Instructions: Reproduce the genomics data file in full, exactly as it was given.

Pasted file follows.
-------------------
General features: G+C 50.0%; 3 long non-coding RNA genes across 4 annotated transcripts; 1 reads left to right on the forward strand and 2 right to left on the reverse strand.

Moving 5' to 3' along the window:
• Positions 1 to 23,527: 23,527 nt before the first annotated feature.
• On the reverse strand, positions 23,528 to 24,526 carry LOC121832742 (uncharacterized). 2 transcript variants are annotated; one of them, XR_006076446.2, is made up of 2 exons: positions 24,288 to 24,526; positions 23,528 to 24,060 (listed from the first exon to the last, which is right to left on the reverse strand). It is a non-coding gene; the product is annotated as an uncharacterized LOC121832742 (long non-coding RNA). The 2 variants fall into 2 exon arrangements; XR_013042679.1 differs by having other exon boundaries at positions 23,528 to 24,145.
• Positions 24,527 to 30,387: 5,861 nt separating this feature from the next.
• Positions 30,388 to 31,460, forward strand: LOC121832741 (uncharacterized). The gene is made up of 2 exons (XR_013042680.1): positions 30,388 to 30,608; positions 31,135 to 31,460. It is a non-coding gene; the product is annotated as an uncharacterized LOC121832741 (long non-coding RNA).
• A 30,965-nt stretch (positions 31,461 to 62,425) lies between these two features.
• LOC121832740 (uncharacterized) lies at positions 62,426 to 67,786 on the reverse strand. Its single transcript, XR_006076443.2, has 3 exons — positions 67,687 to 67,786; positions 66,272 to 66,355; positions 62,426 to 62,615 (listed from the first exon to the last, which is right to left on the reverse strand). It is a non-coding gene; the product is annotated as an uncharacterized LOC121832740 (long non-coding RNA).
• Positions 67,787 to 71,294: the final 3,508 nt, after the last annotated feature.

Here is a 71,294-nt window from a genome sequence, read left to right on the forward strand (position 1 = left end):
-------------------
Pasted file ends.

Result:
General features: G+C 50.0%; 3 long non-coding RNA genes across 4 annotated transcripts; 1 reads left to right on the forward strand and 2 right to left on the reverse strand.

Moving 5' to 3' along the window:
• Positions 1 to 23,527: 23,527 nt before the first annotated feature.
• On the reverse strand, positions 23,528 to 24,526 carry LOC121832742 (uncharacterized). 2 transcript variants are annotated; one of them, XR_006076446.2, is made up of 2 exons: positions 24,288 to 24,526; positions 23,528 to 24,060 (listed from the first exon to the last, which is right to left on the reverse strand). It is a non-coding gene; the product is annotated as an uncharacterized LOC121832742 (long non-coding RNA). The 2 variants fall into 2 exon arrangements; XR_013042679.1 differs by having other exon boundaries at positions 23,528 to 24,145.
• Positions 24,527 to 30,387: 5,861 nt separating this feature from the next.
• Positions 30,388 to 31,460, forward strand: LOC121832741 (uncharacterized). The gene is made up of 2 exons (XR_013042680.1): positions 30,388 to 30,608; positions 31,135 to 31,460. It is a non-coding gene; the product is annotated as an uncharacterized LOC121832741 (long non-coding RNA).
• A 30,965-nt stretch (positions 31,461 to 62,425) lies between these two features.
• LOC121832740 (uncharacterized) lies at positions 62,426 to 67,786 on the reverse strand. Its single transcript, XR_006076443.2, has 3 exons — positions 67,687 to 67,786; positions 66,272 to 66,355; positions 62,426 to 62,615 (listed from the first exon to the last, which is right to left on the reverse strand). It is a non-coding gene; the product is annotated as an uncharacterized LOC121832740 (long non-coding RNA).
• Positions 67,787 to 71,294: the final 3,508 nt, after the last annotated feature.

Here is a 71,294-nt window from a genome sequence, read left to right on the forward strand (position 1 = left end):